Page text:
Economics: A Moral Inquiry with Religious Origins
In contrast to the standard interpretation of the origins of economics out of the secular European Enlightenment of the 18th century, the transition in thinking that we rightly identify with Adam Smith and his contemporaries and followers, which gave us economics as we now know it, was powerfully influenced by then-controversial changes in religious belief in the English-speaking Protestant world in which they lived: in particular, key aspects of the movement away from orthodox Calvinism. Further, those at-the-outset influences of religious thinking not only fostered the subsequent spread of Smithian thinking, especially in America, but shaped the course of its reception. The ultimate result was a variety of fundamental resonances between economic thinking and religious thinking that continue to influence our public discussion of economic issues, and our public debate over economic policy, today.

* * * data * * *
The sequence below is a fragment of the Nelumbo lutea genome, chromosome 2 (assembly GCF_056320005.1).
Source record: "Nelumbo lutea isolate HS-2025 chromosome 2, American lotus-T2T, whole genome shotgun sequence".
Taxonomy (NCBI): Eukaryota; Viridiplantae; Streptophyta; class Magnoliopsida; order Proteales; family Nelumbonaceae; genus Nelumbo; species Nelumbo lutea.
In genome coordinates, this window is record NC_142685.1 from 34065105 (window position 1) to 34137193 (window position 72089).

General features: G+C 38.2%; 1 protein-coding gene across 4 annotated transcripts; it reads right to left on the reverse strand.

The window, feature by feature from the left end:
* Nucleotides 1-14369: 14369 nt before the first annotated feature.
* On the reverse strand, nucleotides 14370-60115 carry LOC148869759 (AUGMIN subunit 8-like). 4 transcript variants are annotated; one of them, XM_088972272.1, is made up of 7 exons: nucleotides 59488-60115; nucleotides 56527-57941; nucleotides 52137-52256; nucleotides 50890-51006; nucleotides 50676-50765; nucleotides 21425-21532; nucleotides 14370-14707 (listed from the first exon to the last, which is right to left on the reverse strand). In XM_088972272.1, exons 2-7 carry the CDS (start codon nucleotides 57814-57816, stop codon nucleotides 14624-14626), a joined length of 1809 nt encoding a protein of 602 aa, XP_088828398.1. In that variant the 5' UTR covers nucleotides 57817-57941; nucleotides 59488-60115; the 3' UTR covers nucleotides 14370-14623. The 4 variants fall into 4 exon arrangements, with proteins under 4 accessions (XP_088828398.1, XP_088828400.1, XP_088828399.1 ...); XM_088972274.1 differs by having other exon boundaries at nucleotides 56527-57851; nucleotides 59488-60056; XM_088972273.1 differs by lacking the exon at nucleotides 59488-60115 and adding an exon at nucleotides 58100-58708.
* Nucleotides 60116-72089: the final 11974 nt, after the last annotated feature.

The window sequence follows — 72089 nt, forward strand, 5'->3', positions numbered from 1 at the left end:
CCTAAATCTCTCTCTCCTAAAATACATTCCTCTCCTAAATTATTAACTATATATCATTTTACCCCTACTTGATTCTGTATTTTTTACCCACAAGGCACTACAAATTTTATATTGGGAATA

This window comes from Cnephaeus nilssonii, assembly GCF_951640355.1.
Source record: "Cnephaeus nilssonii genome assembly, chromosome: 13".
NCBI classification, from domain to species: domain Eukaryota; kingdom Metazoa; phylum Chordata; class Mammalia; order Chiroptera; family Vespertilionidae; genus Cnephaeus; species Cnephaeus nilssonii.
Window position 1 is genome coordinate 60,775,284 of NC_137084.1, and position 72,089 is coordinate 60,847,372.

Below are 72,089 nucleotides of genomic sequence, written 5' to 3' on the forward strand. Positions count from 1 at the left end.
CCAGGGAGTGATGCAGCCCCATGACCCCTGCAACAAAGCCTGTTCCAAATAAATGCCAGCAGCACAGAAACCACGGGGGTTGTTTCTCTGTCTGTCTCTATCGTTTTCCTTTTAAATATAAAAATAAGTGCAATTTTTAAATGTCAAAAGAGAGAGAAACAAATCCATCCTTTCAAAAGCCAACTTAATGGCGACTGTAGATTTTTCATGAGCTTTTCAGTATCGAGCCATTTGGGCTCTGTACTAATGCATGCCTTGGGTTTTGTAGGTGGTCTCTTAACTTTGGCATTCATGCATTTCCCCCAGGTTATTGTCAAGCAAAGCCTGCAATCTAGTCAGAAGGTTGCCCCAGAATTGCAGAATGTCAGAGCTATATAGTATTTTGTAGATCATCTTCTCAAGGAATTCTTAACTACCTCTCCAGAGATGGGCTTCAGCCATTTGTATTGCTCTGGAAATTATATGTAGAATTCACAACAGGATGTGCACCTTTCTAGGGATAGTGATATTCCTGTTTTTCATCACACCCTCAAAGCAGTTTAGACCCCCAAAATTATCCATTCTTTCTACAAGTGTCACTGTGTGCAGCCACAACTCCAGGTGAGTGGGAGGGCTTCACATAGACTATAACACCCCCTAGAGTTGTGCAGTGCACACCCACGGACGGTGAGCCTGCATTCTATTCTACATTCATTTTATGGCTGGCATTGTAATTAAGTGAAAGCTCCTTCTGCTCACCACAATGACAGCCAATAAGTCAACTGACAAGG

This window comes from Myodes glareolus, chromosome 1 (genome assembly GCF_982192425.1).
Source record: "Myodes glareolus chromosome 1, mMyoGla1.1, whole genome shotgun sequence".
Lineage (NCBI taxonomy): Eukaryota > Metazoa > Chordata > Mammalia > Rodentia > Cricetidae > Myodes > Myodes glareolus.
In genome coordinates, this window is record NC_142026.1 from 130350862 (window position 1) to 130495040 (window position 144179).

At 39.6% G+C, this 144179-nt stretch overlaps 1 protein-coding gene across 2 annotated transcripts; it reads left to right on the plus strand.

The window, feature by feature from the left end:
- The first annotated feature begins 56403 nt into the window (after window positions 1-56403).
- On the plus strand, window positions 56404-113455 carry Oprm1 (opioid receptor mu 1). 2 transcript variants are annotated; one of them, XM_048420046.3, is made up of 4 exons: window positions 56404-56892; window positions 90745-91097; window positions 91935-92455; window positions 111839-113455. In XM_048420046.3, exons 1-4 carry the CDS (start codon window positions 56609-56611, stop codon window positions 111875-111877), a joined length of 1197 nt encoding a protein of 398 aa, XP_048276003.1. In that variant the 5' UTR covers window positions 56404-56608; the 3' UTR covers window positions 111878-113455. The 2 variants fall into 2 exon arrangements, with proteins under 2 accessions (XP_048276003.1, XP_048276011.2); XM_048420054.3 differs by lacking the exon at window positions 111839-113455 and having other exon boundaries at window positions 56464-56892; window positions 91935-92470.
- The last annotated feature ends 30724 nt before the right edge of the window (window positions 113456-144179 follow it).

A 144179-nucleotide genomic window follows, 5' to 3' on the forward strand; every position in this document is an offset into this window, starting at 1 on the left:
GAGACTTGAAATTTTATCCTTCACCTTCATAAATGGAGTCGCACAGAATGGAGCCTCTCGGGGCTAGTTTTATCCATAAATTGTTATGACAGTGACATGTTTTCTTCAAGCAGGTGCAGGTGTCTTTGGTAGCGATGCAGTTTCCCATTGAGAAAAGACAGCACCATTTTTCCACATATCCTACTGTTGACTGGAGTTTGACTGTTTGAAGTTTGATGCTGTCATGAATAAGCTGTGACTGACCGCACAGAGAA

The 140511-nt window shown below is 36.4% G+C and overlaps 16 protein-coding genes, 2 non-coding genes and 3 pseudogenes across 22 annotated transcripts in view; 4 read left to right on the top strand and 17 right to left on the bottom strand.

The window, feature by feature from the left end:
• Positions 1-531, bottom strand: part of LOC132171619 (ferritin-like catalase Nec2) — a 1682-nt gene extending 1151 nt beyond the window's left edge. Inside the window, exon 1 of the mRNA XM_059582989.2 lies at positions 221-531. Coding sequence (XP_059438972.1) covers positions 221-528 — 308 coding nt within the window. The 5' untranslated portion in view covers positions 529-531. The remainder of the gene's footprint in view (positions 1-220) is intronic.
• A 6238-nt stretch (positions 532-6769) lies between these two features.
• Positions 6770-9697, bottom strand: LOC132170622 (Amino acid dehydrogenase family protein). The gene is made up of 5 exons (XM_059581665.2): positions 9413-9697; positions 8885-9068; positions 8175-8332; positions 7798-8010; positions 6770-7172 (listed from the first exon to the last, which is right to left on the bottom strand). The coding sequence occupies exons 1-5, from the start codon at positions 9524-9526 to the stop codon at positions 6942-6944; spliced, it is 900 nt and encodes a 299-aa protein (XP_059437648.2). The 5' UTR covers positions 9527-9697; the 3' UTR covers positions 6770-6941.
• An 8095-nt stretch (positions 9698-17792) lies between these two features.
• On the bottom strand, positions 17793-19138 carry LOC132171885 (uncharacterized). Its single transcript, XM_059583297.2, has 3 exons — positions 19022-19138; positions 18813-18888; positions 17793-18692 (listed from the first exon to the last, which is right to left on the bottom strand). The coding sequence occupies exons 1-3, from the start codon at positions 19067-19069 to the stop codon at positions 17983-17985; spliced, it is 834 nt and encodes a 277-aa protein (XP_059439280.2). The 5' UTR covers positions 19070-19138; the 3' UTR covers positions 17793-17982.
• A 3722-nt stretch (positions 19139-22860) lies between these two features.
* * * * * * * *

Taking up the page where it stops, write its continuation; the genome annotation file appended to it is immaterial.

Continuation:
If you experience problems downloading a file, check if you have the proper application to view it first. In case of further problems read the IDEAS help page. Note that these files are not on the IDEAS site. Please be patient as the files may be large.
As the access to this document is restricted, you may want to look for a different version under "Related research" (further below) or search for a different version of it.
Volume (Year): 101 (2011)
Issue (Month): 3 (May)
|Contact details of provider:|| Web page: https://www.aeaweb.org/aer/|
More information through EDIRC
|Order Information:||Web: https://www.aeaweb.org/subscribe.html|